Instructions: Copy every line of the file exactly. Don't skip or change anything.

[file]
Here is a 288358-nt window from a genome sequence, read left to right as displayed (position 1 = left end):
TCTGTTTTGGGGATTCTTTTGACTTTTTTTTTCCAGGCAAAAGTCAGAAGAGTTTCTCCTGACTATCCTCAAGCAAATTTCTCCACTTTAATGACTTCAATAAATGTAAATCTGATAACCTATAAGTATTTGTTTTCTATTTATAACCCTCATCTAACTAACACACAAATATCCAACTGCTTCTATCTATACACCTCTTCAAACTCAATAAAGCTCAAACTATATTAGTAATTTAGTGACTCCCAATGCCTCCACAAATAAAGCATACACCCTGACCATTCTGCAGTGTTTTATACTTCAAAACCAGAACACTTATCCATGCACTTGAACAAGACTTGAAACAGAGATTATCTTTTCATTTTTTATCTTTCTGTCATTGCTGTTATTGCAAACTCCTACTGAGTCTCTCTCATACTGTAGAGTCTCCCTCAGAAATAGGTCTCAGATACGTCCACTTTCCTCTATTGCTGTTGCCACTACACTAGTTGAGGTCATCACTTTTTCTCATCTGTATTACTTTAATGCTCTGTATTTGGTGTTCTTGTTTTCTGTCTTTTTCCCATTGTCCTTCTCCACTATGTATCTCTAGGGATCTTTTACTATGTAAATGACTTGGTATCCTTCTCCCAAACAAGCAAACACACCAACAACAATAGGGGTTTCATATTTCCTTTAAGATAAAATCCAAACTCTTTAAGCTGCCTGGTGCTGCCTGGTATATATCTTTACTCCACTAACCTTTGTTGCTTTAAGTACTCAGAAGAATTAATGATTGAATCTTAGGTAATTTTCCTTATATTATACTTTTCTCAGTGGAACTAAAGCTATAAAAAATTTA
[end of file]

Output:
Here is a 288358-nt window from a genome sequence, read left to right as displayed (position 1 = left end):
TCTGTTTTGGGGATTCTTTTGACTTTTTTTTTCCAGGCAAAAGTCAGAAGAGTTTCTCCTGACTATCCTCAAGCAAATTTCTCCACTTTAATGACTTCAATAAATGTAAATCTGATAACCTATAAGTATTTGTTTTCTATTTATAACCCTCATCTAACTAACACACAAATATCCAACTGCTTCTATCTATACACCTCTTCAAACTCAATAAAGCTCAAACTATATTAGTAATTTAGTGACTCCCAATGCCTCCACAAATAAAGCATACACCCTGACCATTCTGCAGTGTTTTATACTTCAAAACCAGAACACTTATCCATGCACTTGAACAAGACTTGAAACAGAGATTATCTTTTCATTTTTTATCTTTCTGTCATTGCTGTTATTGCAAACTCCTACTGAGTCTCTCTCATACTGTAGAGTCTCCCTCAGAAATAGGTCTCAGATACGTCCACTTTCCTCTATTGCTGTTGCCACTACACTAGTTGAGGTCATCACTTTTTCTCATCTGTATTACTTTAATGCTCTGTATTTGGTGTTCTTGTTTTCTGTCTTTTTCCCATTGTCCTTCTCCACTATGTATCTCTAGGGATCTTTTACTATGTAAATGACTTGGTATCCTTCTCCCAAACAAGCAAACACACCAACAACAATAGGGGTTTCATATTTCCTTTAAGATAAAATCCAAACTCTTTAAGCTGCCTGGTGCTGCCTGGTATATATCTTTACTCCACTAACCTTTGTTGCTTTAAGTACTCAGAAGAATTAATGATTGAATCTTAGGTAATTTTCCTTATATTATACTTTTCTCAGTGGAACTAAAGCTATAAAAAATTTA